On a beautiful mid-May afternoon in the Upstate, traversing a forested gorge underneath a deep blue sky is invigorating.
Trees, showcasing their spring-green vibrance, fill the landscape, and as the afternoon progresses, an increase in humidity becomes evident.
By early evening, rumbles of thunder can be heard in the distance as an approaching cold front drapes itself over the area. A slow steady rain increasingly becomes a deluge on the steep hillsides of the Mountain Bridge Wilderness Area in Cleveland, South Carolina. At least two inches of the four inches of rain will not be absorbed into the ground and instead reaches the nearest creek or stream, eventually flowing to the nearest river. About 250 miles to the east lies the Atlantic Ocean — the final destination for every drop of water coursing through South Carolina’s rivers. Evaporation, drawing water for drinking supplies, and diversions of river water for agricultural crops and power production all play a role in the amount of water reaching the Atlantic.
The abundance and use of rivers across the Palmetto state supported the cultural tranformation of South Carolina as it transitioned from a historically agricultural-based economy to an industrial powerhouse. With one of the largest watersheds in the Southeast, South Carolina rivers have provided ample opportunities for man to accelerate South Carolina forward. In major cities such as Greenville and Columbia, the emergence and financial strength of early 20th century textile mills powered numerous towns and communities along Upstate and Piedmont rivers. These mills provided a stable lifestyle, and the power to spin turbines generating power for booming mill structures came from water sources. Generations of South Carolina families worked in the mills until foreign competition using lower wage workers ended the textile industry’s prosperity.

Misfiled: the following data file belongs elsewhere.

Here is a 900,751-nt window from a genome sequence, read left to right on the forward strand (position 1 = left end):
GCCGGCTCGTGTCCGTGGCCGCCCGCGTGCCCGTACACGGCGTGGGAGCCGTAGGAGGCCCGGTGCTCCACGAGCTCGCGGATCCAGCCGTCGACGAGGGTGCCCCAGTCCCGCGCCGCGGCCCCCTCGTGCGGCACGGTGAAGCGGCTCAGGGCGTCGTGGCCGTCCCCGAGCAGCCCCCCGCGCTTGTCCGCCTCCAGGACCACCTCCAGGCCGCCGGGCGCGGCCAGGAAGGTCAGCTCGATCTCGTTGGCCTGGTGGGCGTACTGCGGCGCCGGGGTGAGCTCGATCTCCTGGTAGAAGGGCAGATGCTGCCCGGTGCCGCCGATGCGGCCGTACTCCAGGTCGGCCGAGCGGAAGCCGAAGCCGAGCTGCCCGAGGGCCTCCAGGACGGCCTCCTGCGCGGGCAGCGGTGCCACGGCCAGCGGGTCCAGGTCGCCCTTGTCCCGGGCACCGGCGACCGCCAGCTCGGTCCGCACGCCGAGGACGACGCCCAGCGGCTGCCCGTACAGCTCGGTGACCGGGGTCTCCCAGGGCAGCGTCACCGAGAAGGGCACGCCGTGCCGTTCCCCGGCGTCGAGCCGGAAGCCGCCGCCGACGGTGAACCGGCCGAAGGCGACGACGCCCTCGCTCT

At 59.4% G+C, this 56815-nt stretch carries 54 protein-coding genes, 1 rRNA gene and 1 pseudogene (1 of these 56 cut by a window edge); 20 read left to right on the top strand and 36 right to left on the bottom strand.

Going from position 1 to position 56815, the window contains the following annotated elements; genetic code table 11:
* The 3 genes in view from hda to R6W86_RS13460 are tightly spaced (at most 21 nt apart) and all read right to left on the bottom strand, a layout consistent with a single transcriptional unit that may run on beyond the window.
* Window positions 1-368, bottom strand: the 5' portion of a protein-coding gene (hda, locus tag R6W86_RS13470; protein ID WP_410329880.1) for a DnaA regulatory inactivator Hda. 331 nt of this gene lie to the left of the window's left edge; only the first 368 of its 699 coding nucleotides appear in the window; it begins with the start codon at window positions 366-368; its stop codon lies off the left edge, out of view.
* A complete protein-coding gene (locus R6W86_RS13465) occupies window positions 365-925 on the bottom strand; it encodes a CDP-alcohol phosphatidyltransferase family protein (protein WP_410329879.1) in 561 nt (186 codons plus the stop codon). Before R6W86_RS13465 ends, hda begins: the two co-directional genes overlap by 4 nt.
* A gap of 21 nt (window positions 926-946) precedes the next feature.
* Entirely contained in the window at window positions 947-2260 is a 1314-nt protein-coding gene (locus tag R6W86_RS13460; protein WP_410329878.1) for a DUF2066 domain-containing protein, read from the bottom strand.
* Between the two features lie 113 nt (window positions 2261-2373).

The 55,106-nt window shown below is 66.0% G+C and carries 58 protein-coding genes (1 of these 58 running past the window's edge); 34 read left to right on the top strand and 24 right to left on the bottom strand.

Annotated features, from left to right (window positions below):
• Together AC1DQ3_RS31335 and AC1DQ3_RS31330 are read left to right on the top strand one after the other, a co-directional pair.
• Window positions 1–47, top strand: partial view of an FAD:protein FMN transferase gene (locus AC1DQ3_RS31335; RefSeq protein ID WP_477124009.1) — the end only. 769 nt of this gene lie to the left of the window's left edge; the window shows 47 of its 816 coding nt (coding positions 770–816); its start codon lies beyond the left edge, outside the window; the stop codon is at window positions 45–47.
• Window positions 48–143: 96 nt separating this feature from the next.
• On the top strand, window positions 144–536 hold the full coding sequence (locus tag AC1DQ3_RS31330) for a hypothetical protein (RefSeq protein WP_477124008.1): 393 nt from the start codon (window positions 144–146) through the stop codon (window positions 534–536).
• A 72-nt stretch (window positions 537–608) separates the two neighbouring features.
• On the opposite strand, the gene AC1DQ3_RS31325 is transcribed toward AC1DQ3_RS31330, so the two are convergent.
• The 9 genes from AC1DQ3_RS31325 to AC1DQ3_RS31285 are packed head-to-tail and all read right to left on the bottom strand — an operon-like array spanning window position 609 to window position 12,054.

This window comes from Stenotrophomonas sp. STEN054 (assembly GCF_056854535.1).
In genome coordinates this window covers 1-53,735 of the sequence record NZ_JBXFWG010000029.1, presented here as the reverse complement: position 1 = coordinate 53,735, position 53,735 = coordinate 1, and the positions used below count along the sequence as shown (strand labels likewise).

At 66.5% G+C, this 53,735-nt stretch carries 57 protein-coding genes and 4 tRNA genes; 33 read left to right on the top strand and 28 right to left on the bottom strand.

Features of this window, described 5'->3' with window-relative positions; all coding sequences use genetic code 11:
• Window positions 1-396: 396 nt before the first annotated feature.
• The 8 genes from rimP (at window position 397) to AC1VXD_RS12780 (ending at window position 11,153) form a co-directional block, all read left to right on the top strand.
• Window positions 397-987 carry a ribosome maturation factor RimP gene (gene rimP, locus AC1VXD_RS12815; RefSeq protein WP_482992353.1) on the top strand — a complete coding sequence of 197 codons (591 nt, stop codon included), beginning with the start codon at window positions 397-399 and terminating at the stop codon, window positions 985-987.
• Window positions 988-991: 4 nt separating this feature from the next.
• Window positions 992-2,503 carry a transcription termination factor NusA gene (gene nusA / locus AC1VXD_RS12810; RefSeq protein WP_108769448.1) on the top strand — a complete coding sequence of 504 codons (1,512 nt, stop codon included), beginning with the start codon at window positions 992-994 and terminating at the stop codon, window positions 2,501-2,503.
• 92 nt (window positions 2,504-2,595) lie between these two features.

The ruins of abandoned mills still exist in several towns in South Carolina. Searching along a tall stone wall in the town of Pacolet, I found a pile of beautiful, multicolored bricks underneath vines — the only remnants of glorious mill structures that once existed along the Pacolet River.